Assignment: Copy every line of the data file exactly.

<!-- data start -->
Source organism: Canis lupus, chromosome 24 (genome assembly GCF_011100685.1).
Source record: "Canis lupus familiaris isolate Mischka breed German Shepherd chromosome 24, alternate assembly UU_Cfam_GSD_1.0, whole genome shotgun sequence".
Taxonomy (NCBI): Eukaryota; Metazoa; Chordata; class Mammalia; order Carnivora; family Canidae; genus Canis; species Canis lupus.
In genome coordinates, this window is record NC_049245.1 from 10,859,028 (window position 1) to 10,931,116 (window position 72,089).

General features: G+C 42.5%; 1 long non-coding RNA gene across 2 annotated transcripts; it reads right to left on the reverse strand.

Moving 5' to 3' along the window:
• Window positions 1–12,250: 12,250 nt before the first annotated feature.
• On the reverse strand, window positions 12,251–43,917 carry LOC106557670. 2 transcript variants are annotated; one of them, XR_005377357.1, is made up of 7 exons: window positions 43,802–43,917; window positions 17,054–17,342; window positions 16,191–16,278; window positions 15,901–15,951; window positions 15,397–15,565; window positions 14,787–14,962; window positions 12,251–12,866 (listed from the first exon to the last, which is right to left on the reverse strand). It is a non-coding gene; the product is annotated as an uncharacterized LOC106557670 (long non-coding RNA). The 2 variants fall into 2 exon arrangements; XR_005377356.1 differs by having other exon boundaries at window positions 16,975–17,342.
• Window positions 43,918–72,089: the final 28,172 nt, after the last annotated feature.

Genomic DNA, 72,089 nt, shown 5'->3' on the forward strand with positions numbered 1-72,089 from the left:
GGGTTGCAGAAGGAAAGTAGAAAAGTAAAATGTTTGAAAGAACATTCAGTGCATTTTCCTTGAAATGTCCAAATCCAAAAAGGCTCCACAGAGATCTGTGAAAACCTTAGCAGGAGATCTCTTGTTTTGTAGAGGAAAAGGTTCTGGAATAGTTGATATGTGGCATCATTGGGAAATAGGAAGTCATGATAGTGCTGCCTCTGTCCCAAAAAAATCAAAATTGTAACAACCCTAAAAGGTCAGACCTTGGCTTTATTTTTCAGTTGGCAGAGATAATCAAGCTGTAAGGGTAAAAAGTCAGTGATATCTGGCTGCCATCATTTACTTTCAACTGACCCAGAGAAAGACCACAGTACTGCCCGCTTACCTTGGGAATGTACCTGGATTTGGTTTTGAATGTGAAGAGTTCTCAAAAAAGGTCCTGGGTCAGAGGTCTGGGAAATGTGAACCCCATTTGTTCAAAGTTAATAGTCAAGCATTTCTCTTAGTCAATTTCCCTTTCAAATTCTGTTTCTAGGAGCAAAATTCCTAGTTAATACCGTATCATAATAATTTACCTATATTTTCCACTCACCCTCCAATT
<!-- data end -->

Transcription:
Source organism: Canis lupus, chromosome 24 (genome assembly GCF_011100685.1).
Source record: "Canis lupus familiaris isolate Mischka breed German Shepherd chromosome 24, alternate assembly UU_Cfam_GSD_1.0, whole genome shotgun sequence".
Taxonomy (NCBI): Eukaryota; Metazoa; Chordata; class Mammalia; order Carnivora; family Canidae; genus Canis; species Canis lupus.
In genome coordinates, this window is record NC_049245.1 from 10,859,028 (window position 1) to 10,931,116 (window position 72,089).

General features: G+C 42.5%; 1 long non-coding RNA gene across 2 annotated transcripts; it reads right to left on the reverse strand.

Moving 5' to 3' along the window:
• Window positions 1–12,250: 12,250 nt before the first annotated feature.
• On the reverse strand, window positions 12,251–43,917 carry LOC106557670. 2 transcript variants are annotated; one of them, XR_005377357.1, is made up of 7 exons: window positions 43,802–43,917; window positions 17,054–17,342; window positions 16,191–16,278; window positions 15,901–15,951; window positions 15,397–15,565; window positions 14,787–14,962; window positions 12,251–12,866 (listed from the first exon to the last, which is right to left on the reverse strand). It is a non-coding gene; the product is annotated as an uncharacterized LOC106557670 (long non-coding RNA). The 2 variants fall into 2 exon arrangements; XR_005377356.1 differs by having other exon boundaries at window positions 16,975–17,342.
• Window positions 43,918–72,089: the final 28,172 nt, after the last annotated feature.

Genomic DNA, 72,089 nt, shown 5'->3' on the forward strand with positions numbered 1-72,089 from the left:
GGGTTGCAGAAGGAAAGTAGAAAAGTAAAATGTTTGAAAGAACATTCAGTGCATTTTCCTTGAAATGTCCAAATCCAAAAAGGCTCCACAGAGATCTGTGAAAACCTTAGCAGGAGATCTCTTGTTTTGTAGAGGAAAAGGTTCTGGAATAGTTGATATGTGGCATCATTGGGAAATAGGAAGTCATGATAGTGCTGCCTCTGTCCCAAAAAAATCAAAATTGTAACAACCCTAAAAGGTCAGACCTTGGCTTTATTTTTCAGTTGGCAGAGATAATCAAGCTGTAAGGGTAAAAAGTCAGTGATATCTGGCTGCCATCATTTACTTTCAACTGACCCAGAGAAAGACCACAGTACTGCCCGCTTACCTTGGGAATGTACCTGGATTTGGTTTTGAATGTGAAGAGTTCTCAAAAAAGGTCCTGGGTCAGAGGTCTGGGAAATGTGAACCCCATTTGTTCAAAGTTAATAGTCAAGCATTTCTCTTAGTCAATTTCCCTTTCAAATTCTGTTTCTAGGAGCAAAATTCCTAGTTAATACCGTATCATAATAATTTACCTATATTTTCCACTCACCCTCCAATT